Two satellites see new Eastern Pacific tropical depression form

Nov 01, 2013
NOAA's GOES-West satellite captured this infrared image of newborn Tropical Depression 18E in the Eastern Pacific on Nov. 1 at 1200 UTC. Credit: NASA GOES Project

The eighteenth tropical depression of the Eastern Pacific Ocean hurricane season formed early on the first day of November and is expected to become a tropical storm. NASA's TRMM satellite observed moderate rainfall in the storm and NOAA's GOES-West satellite captured a look at the cloud extent.

On Oct. 31 at 3:52 p.m. EDT NASA's Tropical Rainfall Measuring Mission satellite known as TRMM passed over the developing depression. TRMM data showed an area of moderate rainfall around the forming depression's center, where rain was falling at a rate of 1.18 inches/30 mm per hour. The highest thunderstorm cloud tops were around 6.2 miles/10 km high.

NOAA's GOES-West satellite captured an of the newly developed depression located about 305 miles/485 km southwest of Manzanillo, Mexico near 16.4 north and 108.0 west at 5 a.m. EDT on Nov. 1. TD18E had maximum sustained winds near 3 mph/55 kph and is expected to strengthen and become Tropical Storm Sonia. It was moving to the north at 7 mph.

NOAA's GOES-West satellite captured an infrared image of newborn Tropical Depression 18E in the Eastern Pacific on Nov. 1 at 8 a.m. EDT. Satellite data revealed that the surface circulation became better defined on Nov. 1.

TRMM data on Oct. 31 showed the developing depression had an area of moderate rainfall around its center, where rain was falling at a rate of 30 mm per hour. The highest thunderstorm cloud tops were around 10 km. Credit: NASA/SSAI, Hal Pierce

There are several factors that forecasters at the National Hurricane Center are watching for over the weekend of Nov. 2 and 3. After 24 to 36 hours, a mid-level elongated area of low pressure or trough is expected to push the depression to the north and north-northeast bringing it toward land. Computer models show an increase in vertical wind shear from the southwest happening by Nov 4.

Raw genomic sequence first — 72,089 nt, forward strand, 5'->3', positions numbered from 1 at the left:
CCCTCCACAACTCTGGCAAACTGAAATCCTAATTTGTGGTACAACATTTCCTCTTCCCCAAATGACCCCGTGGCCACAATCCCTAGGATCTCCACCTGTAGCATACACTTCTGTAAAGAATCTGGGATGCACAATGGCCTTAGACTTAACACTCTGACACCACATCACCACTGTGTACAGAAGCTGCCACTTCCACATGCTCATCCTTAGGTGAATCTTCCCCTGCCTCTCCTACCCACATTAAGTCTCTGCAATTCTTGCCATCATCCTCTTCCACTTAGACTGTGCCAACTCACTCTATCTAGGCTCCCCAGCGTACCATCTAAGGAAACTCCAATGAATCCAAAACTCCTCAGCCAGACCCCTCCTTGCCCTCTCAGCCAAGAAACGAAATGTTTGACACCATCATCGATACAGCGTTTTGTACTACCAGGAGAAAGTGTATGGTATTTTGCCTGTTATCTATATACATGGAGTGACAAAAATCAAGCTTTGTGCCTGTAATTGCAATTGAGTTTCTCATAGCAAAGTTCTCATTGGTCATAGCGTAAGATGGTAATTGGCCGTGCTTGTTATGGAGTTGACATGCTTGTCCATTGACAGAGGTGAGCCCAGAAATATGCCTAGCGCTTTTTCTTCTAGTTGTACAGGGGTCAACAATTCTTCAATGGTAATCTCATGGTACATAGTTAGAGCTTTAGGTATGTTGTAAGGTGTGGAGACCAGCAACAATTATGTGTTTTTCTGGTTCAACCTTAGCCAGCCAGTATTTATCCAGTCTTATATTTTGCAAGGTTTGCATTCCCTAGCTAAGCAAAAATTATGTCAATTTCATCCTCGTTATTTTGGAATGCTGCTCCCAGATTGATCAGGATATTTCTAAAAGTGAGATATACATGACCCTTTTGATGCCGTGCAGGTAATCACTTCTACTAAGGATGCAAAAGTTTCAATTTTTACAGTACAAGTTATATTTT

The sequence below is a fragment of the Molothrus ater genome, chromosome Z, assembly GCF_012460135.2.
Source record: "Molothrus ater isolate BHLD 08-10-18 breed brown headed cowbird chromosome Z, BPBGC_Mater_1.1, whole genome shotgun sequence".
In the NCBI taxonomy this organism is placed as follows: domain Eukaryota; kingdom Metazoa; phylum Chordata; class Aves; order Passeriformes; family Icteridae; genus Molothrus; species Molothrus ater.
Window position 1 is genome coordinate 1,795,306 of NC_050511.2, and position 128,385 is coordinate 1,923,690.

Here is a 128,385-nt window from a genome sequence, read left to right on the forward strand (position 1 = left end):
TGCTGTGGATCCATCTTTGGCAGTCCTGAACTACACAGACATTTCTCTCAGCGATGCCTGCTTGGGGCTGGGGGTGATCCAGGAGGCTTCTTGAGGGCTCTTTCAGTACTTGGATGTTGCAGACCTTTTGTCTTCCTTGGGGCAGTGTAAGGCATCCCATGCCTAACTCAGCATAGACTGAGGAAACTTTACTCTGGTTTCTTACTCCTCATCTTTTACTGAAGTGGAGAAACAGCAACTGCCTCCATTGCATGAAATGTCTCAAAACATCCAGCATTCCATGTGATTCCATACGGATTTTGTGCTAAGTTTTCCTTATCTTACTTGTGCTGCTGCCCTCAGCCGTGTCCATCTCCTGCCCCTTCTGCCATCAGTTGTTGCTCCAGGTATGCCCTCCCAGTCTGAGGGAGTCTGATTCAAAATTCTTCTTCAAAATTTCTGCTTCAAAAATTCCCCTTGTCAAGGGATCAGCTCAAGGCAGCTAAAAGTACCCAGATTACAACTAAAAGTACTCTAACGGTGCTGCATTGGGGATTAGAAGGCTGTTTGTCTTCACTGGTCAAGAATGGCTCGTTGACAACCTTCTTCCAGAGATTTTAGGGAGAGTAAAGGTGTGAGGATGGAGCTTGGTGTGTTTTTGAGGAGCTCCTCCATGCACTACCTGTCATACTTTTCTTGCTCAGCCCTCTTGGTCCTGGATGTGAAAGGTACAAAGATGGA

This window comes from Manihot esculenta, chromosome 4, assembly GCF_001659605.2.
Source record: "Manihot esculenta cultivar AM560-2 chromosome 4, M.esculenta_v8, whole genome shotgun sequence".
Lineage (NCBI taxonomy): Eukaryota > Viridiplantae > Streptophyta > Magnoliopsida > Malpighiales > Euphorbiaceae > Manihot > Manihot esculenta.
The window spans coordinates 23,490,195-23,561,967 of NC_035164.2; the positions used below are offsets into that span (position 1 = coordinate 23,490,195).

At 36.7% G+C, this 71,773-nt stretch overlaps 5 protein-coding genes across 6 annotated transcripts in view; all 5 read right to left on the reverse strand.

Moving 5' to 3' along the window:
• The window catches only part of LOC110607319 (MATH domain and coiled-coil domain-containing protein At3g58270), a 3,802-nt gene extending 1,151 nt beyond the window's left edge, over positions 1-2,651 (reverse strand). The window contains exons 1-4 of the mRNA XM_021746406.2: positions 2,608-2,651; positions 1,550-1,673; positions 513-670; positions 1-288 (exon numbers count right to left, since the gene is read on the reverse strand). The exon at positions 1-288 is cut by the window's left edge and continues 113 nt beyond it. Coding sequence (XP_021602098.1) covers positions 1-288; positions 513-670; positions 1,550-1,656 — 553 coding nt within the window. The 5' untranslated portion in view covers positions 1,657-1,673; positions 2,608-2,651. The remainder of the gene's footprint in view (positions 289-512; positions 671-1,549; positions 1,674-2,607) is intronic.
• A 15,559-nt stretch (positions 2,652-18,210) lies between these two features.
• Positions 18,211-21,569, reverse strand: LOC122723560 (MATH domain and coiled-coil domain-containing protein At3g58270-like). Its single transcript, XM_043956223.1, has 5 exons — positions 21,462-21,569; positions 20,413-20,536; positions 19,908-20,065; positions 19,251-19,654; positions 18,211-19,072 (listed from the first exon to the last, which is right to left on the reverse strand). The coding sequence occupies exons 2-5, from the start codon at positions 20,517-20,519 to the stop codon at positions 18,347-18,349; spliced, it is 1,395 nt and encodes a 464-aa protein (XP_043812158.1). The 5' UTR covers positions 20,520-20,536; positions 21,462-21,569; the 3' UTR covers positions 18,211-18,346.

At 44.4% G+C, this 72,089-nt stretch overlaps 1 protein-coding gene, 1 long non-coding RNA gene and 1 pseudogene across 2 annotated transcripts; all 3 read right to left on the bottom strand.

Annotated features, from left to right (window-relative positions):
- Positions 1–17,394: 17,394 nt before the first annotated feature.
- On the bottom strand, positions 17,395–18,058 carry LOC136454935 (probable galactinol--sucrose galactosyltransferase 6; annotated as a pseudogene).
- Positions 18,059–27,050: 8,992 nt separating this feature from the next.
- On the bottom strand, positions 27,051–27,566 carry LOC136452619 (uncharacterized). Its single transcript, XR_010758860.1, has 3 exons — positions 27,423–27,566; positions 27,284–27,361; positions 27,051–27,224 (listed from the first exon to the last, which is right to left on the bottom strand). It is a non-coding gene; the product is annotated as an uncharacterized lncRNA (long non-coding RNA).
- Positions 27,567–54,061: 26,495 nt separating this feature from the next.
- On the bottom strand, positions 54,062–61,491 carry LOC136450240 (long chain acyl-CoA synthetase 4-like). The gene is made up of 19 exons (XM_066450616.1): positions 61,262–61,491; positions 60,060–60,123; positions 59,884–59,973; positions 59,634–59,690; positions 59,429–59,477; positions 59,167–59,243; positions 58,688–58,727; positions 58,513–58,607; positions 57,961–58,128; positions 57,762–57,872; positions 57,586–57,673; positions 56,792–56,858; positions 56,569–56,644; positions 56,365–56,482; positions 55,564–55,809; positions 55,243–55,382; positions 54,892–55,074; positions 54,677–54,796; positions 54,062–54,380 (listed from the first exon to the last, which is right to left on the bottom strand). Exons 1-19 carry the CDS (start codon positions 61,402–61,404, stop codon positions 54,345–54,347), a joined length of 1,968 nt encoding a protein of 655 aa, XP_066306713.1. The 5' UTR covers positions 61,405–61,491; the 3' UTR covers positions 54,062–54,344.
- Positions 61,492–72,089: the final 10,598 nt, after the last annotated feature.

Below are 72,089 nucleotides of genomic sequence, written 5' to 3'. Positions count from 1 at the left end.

Explore further: NASA sees Atlantic depression become Tropical Storm Lorenzo

add to favorites email to friend print save as pdf

Related Stories

NASA sees Tropical Storm Raymond fading fast

Oct 29, 2013

Satellite data showed some recent convective activity within Tropical Storm Raymond on Oct. 28 but southwesterly wind shear and cooler ocean temperatures are predicted by the National Hurricane Center to ...

NASA eyes a 'decoupled' Tropical Depression Raymond

Oct 30, 2013

Satellite data shows that the lower level circulation of Raymond decoupled from the middle layer of the storm. When a Tropical Depression decouples, it means the layers of circulation in the atmosphere are ...

Recommended for you

New research reveals Pele is powerful, even in the sky

1 hour ago

One might assume that a tropical storm moving through volcanic smog (vog) would sweep up the tainted air and march on, unchanged. However, a recent study from atmospheric scientists at the University of Hawai'i ...

Image: Wildfires continue near Yellowknife, Canada

1 hour ago

The wildfires that have been plaguing the Northern Territories in Canada and have sent smoke drifting down to the Great Lakes in the U.S. continue on. NASA's Aqua satellite collected this natural-color image ...

Excavated ship traced to Colonial-era Philadelphia

3 hours ago

Four years ago this month, archeologists monitoring the excavation of the former World Trade Center site uncovered a ghostly surprise: the bones of an ancient sailing ship. Tree-ring scientists at Columbia ...

Tropical tempests take encouragement from environment

4 hours ago

Mix some warm ocean water with atmospheric instability and you might have a recipe for a cyclone. Scientists at Pacific Northwest National Laboratory and the Atlanta Oceanographic and Meteorological Laboratory ...

User comments : 0